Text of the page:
Heather & Cat:

Freerid­ers Ex­trao­d­i­naire!

Mountain Bike for Her - - Front Page - Words & Pho­tos by Paula Bur­ton

Deep in the wilds of sub­ur­ban Fair­field County, Con­necti­cut, yes, Con­necti­cut, Heather La­Palme and Cat Mur­phy Ia­caponi are busy on Sun­day morn­ings, rid­ing moun­tain bikes and launch­ing off ten foot rocks. While most of Fair­field County is highly de­vel­oped, be­ing a short train ride away from New York City, it is blessed with many lo­cal parks and with to­pog­ra­phy shaped by the re­treat­ing glaciers eons ago. The ledges and boul­ders are ideal for free rid­ing. This is the land of roots and rocks. For moun­tain bik­ers, the lo­cal parks are a retreat from the fast paced life and an on­go­ing chal­lenge to hone tech­ni­cal rid­ing skills.

No, Con­necti­cut does not have the huge moun­tain ranges of the west, but do not be fooled into think­ing that it is a tame place to ride, and do not be fooled into think­ing the two 40-some­thing, “chicks in full face hel­mets” that you will see on Sun­day morn­ings are out for a ca­sual ride. Heather and Cat’s lives are busy with chil­dren and fam­ily and com­mu­nity, but find the time to fol­low their pas­sion.

I first met Heather at Trout Brook Land Trust in Easton, CT. She was rid­ing an an­cient fully rigid steel bike, but seemed to be nav­i­gat­ing the dou­ble tracks with­out much dif­fi­culty. Rid­ing the old clunker was no prob­lem, but fig­ur­ing out to get a sip of wa­ter from her camel­back was. Turns out, the reser­voir was up­side down.

Heather be­gan rid­ing as moun­tain bik­ing burst on the scene in the early nineties. Mar­riage and chil­dren and re­lo­ca­tion fol­lowed not long af­ter. About 7 or 8 years ago, she pulled the old

moun­tain bike out of the garage. At the time, she had three chil­dren at home. Now two are in mid­dle school and one is in el­e­men­tary school. Find­ing time to ride has al­ways been a chal­lenge for Heather, but she ap­proaches her sched­ul­ing in the same or­ga­nized and an­a­lyt­i­cal man­ner that she ap­proaches a big drop.

Pe­tite, blond, and soft-spo­ken, Heather says, “I al­ways look at the baby steps needed to work up to a big fea­ture. I en­joy fig­ur­ing out the line and speed, un­der­stand­ing the take-off, and hope­fully land­ing smooth. I am happy when I land drops like the Red Bull Drop and Road to Nowhere at Moun­tain Creek Re­sort in New Jer­sey.”

She owns three bikes, a 45 lb. Can­field Jedi for down­hilling and drop­ping, a Knolly with 6?” travel for tech­ni­cal rid­ing at lo­cal parks, and an Ibis for trail rid­ing. She is also a fan of Avalanche sus­pen­sion prod­ucts tuned for her ride style.

Her chil­dren ride bikes in the yard, but they also have other ath­letic in­ter­ests and Heather does not push them to par­tic­i­pate in moun­tain bik­ing. She prefers to help them fol­low their own pas­sions.

Heather’s ad­vice for women get­ting into the sport is, “Find a group that rides how you want to ride. It’s help­ful when ad­vanced rid­ers show you how to do some­thing new. I al­ways ask ques­tions and watch how other rid­ers ap­proach fea­tures.” It’s also im­por­tant to find other women to sup­port you. “Cat has hung out with me for hours while I try things over and over. So many times I see women come out once or twice and then leave the sport. Don’t be afraid to prac­tice un­til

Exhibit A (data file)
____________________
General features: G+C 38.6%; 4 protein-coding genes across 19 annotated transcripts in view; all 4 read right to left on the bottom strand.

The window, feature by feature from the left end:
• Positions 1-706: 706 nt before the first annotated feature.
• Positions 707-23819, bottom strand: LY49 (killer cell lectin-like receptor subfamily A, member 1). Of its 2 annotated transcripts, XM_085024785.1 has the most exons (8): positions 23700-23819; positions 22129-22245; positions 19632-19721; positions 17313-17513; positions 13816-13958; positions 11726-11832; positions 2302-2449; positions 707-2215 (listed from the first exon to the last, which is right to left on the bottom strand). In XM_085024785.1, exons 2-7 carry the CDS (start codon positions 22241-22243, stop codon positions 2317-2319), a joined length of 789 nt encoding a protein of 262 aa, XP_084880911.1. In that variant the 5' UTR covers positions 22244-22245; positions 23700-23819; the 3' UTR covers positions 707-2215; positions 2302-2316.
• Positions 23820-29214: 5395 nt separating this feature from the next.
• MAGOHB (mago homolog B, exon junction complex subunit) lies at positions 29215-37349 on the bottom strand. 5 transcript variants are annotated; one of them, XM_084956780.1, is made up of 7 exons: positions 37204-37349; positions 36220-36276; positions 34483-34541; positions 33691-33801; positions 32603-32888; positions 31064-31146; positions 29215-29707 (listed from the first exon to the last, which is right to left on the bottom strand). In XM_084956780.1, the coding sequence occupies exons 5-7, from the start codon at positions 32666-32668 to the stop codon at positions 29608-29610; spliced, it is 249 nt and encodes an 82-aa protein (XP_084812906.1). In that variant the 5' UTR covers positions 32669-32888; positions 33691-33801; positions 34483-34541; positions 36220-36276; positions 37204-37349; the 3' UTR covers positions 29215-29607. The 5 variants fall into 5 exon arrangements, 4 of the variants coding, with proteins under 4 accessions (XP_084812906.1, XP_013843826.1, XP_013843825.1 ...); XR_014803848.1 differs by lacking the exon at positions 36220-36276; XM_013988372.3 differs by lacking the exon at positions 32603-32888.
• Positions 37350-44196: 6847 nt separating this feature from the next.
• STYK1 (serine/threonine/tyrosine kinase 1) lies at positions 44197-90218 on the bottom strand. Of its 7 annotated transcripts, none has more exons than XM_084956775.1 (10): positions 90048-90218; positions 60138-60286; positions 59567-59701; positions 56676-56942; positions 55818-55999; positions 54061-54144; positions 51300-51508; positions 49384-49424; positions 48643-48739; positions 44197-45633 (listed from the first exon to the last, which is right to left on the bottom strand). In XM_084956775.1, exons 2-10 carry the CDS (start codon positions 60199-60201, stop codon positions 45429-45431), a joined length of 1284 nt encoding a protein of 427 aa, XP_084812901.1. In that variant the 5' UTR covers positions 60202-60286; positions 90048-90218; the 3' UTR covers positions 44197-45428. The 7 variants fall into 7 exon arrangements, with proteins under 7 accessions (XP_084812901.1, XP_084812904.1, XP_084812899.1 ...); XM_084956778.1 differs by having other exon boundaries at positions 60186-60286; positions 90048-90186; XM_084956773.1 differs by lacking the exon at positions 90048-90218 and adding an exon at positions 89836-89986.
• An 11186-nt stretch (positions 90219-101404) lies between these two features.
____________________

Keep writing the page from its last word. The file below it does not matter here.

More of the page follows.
you get it right!”

In con­trast to Heather, Cat is out­spo­ken with a quick wit and dark, curly hair. I first met Cat through Heather, and didn’t re­al­ize un­til later that Cat has five chil­dren, aged 7 to 15-year­sold. Of­ten there is a cousin or neigh­bour in tow also. All five ride. Ev­ery sum­mer, Cat trav­els out west with her chil­dren. 20 to 40 mile rides on rail trails are a big part of their adventure. An avid hiker, skier, rock climber, eques­trian and moun­tain biker, Cat is quite the ath­lete. She also works as a swim in­struc­tor.

So of­ten other women will say that,” I have to get in shape first be­fore I can ride.” Cat’s ad­vice, “Just ride. Be­lieve me, I was there. I felt I wasn’t good enough. But you have to start some­where. Make it a pri­or­ity.” Be­tween work­ing, shut­tling her chil­dren to var­i­ous ac­tiv­i­ties and tak­ing her son Paolo to the walk -in clinic for a bro­ken bone or two, Cat is lucky to have a two hour win­dow to ride her bike.

Cat does not ride for ex­er­cise. Her goal is not phys­i­cal fit­ness. “I en­joy the men­tal as­pects of free rid­ing. I can blank out daily life and en­joy the woods.” While she had rid­den a road bike for many years, and when younger dated a guy who rode BMX bikes, moun­tain bik­ing was new to her. A friend lent her a bike, and Cat fell in love with the sport on her first time out. “I was to bor­row a bike. It wasn’t the best bike, but I was out in the woods and that made up for the crappy bike. Many women ride on old beat up bikes that don’t fit them well. Get your­self a good en­try level bike.” Her rid­ing sta­ble in­cludes a Pivot Mach 5.7 and a Santa Cruz Bullit. “The bikes sit in the shed and don’t re­quire the con­stant at­ten­tion that horses do. Much eas­ier than horses!”

Both women feel very lucky to have four or five great spots to ride so close to home and to have a close knit group of rid­ers to hang with on Sun­day morn­ings. There ad­vice for those get­ting into the world of freerid­ing, “Just get out there, the rest will work it­self out!”

Cat on Pi­pleine

Heather on the Red Bull jump

Newspapers in English

Newspapers from Canada

© PressReader. All rights reserved.